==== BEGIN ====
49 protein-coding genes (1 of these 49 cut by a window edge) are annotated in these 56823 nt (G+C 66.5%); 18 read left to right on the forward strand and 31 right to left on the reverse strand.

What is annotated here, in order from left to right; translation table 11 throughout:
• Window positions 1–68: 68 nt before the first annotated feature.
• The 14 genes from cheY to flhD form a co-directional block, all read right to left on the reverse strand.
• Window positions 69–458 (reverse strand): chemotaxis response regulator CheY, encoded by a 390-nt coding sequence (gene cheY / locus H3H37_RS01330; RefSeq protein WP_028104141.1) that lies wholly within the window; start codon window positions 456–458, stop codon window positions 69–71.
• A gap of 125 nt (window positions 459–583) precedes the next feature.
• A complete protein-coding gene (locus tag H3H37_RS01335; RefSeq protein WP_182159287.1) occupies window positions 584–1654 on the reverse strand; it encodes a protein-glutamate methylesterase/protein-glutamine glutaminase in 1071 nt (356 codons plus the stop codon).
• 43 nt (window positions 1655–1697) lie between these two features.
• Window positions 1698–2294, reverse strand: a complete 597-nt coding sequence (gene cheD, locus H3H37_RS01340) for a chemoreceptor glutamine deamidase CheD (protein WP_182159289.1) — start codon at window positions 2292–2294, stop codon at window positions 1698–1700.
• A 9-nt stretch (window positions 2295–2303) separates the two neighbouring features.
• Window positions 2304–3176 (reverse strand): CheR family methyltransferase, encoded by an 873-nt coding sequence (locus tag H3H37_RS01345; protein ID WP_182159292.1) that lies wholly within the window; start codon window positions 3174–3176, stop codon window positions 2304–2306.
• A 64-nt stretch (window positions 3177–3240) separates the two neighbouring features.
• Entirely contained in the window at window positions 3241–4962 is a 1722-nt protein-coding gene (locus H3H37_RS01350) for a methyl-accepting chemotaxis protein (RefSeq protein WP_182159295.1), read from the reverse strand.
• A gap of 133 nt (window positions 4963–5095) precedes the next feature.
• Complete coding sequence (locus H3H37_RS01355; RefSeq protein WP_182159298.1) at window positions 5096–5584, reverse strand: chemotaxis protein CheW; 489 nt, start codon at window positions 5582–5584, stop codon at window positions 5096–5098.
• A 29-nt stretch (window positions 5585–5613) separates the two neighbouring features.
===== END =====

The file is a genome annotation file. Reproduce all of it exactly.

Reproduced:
49 protein-coding genes (1 of these 49 cut by a window edge) are annotated in these 56823 nt (G+C 66.5%); 18 read left to right on the forward strand and 31 right to left on the reverse strand.

What is annotated here, in order from left to right; translation table 11 throughout:
• Window positions 1–68: 68 nt before the first annotated feature.
• The 14 genes from cheY to flhD form a co-directional block, all read right to left on the reverse strand.
• Window positions 69–458 (reverse strand): chemotaxis response regulator CheY, encoded by a 390-nt coding sequence (gene cheY / locus H3H37_RS01330; RefSeq protein WP_028104141.1) that lies wholly within the window; start codon window positions 456–458, stop codon window positions 69–71.
• A gap of 125 nt (window positions 459–583) precedes the next feature.
• A complete protein-coding gene (locus tag H3H37_RS01335; RefSeq protein WP_182159287.1) occupies window positions 584–1654 on the reverse strand; it encodes a protein-glutamate methylesterase/protein-glutamine glutaminase in 1071 nt (356 codons plus the stop codon).
• 43 nt (window positions 1655–1697) lie between these two features.
• Window positions 1698–2294, reverse strand: a complete 597-nt coding sequence (gene cheD, locus H3H37_RS01340) for a chemoreceptor glutamine deamidase CheD (protein WP_182159289.1) — start codon at window positions 2292–2294, stop codon at window positions 1698–1700.
• A 9-nt stretch (window positions 2295–2303) separates the two neighbouring features.
• Window positions 2304–3176 (reverse strand): CheR family methyltransferase, encoded by an 873-nt coding sequence (locus tag H3H37_RS01345; protein ID WP_182159292.1) that lies wholly within the window; start codon window positions 3174–3176, stop codon window positions 2304–2306.
• A 64-nt stretch (window positions 3177–3240) separates the two neighbouring features.
• Entirely contained in the window at window positions 3241–4962 is a 1722-nt protein-coding gene (locus H3H37_RS01350) for a methyl-accepting chemotaxis protein (RefSeq protein WP_182159295.1), read from the reverse strand.
• A gap of 133 nt (window positions 4963–5095) precedes the next feature.
• Complete coding sequence (locus H3H37_RS01355; RefSeq protein WP_182159298.1) at window positions 5096–5584, reverse strand: chemotaxis protein CheW; 489 nt, start codon at window positions 5582–5584, stop codon at window positions 5096–5098.
• A 29-nt stretch (window positions 5585–5613) separates the two neighbouring features.